When you have a train-obsessed six (soon to be seven) year-old, your weekends can take you to some unlikely places. So it was that I spent yesterday at a depot in Acton, west London. But this was not just any old pre-fab shed in nondescript suburbia. This was The London Transport Museum Depot and I can recommend it almost as highly to anyone interested in design as I can to anyone with a child for whom the tube network is a source of endless wonder.
The Depot houses that part of the Museum’s collection that cannot fit into its Covent Garden home. As the main museum is undergoing an extensive (and, ironically, delayed) refurb, this rare open day at the Depot represented a valuable opportunity to sate my son’s rapacious tube habit.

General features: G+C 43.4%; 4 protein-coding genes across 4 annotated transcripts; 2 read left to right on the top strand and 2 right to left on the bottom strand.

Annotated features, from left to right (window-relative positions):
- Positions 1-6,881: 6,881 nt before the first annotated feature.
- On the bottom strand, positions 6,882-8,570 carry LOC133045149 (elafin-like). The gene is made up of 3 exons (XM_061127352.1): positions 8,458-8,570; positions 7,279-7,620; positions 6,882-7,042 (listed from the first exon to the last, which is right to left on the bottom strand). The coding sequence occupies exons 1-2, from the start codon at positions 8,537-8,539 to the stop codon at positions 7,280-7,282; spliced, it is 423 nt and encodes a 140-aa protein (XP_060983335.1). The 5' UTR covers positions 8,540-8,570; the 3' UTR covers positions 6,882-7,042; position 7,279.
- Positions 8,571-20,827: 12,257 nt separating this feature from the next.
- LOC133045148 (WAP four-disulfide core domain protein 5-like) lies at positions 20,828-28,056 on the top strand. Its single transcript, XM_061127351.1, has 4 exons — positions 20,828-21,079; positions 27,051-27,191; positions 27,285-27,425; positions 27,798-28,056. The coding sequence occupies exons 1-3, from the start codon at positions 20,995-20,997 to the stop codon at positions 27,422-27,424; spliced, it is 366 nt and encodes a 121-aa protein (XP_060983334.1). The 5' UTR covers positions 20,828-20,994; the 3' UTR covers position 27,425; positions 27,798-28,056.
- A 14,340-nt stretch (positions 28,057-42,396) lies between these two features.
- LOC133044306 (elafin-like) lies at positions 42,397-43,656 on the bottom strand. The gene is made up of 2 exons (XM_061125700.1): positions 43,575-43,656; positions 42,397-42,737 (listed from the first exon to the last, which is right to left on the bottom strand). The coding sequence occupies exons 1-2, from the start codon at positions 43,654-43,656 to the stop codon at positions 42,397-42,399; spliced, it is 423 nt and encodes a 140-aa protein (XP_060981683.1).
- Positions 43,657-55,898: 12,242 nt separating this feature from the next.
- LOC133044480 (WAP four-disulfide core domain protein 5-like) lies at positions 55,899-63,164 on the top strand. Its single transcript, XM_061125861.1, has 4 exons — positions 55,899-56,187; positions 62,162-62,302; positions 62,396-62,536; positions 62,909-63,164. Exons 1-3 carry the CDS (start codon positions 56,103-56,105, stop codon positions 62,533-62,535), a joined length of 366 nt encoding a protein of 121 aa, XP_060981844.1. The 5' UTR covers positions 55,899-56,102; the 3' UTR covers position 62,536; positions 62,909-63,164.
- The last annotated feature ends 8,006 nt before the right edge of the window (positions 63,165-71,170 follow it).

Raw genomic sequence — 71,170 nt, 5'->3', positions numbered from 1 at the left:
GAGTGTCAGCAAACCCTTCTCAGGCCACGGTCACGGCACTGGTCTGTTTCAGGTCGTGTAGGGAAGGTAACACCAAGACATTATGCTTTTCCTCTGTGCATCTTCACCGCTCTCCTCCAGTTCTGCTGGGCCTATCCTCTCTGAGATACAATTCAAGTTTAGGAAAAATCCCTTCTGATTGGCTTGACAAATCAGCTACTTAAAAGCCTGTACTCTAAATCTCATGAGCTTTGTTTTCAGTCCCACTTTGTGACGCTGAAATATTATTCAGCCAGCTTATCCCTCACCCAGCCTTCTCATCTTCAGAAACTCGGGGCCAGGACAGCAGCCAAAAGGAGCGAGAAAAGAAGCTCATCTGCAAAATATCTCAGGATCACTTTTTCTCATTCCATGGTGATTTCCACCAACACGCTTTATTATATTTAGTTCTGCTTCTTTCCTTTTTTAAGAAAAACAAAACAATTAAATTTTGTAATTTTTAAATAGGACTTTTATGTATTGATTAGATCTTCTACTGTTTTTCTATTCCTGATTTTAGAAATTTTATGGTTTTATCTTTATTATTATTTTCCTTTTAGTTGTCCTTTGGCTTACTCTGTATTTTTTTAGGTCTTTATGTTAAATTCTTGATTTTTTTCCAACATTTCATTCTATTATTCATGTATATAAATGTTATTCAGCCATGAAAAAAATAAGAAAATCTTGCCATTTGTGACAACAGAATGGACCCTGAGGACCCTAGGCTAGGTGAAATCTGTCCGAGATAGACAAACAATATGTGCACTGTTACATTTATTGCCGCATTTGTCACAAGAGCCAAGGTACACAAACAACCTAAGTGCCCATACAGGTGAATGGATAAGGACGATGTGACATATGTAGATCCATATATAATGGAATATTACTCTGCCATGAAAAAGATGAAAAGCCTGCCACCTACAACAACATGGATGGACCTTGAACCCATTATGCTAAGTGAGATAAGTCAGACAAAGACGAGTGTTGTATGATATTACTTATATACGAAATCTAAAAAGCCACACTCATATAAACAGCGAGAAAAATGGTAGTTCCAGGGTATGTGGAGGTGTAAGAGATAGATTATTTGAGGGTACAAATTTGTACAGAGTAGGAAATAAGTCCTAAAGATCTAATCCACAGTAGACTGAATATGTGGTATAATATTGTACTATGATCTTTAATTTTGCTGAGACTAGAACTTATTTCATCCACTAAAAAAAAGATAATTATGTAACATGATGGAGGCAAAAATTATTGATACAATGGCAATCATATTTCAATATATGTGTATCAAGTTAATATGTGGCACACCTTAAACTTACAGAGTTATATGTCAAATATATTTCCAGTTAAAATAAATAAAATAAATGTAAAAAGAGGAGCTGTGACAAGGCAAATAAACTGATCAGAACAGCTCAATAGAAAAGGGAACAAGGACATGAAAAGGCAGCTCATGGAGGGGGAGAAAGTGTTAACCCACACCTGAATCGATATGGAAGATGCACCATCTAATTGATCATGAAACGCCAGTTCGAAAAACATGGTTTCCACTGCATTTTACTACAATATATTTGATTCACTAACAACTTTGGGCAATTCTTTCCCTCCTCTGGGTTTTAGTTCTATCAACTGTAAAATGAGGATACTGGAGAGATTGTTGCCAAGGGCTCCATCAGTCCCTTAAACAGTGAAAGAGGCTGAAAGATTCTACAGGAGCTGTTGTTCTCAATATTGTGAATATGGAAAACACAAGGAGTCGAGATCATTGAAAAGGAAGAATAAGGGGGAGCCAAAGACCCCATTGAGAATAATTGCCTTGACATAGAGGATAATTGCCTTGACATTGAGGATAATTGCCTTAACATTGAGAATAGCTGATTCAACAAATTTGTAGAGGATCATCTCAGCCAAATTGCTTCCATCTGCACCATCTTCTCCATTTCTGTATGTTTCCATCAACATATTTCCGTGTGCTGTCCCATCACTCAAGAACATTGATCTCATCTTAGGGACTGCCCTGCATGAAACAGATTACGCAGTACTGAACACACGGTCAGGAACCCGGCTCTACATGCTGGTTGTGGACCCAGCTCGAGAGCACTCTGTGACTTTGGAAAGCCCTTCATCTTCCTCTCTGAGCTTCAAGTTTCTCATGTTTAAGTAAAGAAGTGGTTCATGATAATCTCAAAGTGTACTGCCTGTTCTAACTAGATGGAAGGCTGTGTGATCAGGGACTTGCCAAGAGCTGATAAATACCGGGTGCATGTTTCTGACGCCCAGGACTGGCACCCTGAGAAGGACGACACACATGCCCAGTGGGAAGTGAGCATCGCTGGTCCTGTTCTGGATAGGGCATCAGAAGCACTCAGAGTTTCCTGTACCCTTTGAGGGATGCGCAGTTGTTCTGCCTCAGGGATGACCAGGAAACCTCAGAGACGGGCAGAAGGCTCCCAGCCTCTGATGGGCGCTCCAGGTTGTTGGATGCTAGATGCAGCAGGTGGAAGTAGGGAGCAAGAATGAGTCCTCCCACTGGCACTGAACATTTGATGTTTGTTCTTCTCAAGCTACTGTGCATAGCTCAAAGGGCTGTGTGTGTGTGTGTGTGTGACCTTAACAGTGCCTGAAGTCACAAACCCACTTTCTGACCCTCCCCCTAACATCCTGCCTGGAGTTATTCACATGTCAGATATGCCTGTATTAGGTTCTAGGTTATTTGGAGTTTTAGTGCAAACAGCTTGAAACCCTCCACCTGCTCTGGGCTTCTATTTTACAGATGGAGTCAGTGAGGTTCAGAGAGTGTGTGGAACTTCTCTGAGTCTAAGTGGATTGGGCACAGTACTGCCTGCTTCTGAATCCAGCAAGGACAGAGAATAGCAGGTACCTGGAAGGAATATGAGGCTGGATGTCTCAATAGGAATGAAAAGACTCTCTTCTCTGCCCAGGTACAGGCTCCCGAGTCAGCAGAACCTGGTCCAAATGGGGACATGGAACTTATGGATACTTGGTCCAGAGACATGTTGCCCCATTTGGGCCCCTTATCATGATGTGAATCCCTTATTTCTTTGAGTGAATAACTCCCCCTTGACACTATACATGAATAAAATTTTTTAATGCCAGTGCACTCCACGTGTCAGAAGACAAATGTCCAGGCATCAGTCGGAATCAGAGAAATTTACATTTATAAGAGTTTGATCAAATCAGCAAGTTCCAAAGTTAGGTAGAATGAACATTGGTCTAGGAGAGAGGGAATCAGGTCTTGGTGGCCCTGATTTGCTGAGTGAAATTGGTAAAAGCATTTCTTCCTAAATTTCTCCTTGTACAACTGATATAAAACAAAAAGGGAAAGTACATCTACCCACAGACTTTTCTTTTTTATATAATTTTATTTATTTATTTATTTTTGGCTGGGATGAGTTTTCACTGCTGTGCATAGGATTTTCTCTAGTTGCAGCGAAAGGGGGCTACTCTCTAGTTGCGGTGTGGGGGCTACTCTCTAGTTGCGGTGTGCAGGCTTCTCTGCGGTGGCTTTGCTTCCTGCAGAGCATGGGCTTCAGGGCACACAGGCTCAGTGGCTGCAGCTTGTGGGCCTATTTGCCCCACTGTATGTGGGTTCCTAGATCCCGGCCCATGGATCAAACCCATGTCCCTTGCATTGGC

Dragging him away from the vintage trains, buses and trams, we explored their fantastic collection of signage, maps and assorted graphic ephemera. Some is locked away in cages but a great deal more is out on open display, vividly illustrating the enduring appeal of one of the world’s first and best identity systems. Before my son zoomed off to pilot a Northern Line northbound train through Waterloo on a pretty damn impressive computer simulator, I just had time to snatch a few quick pictures of the treasures to be found down the Depot.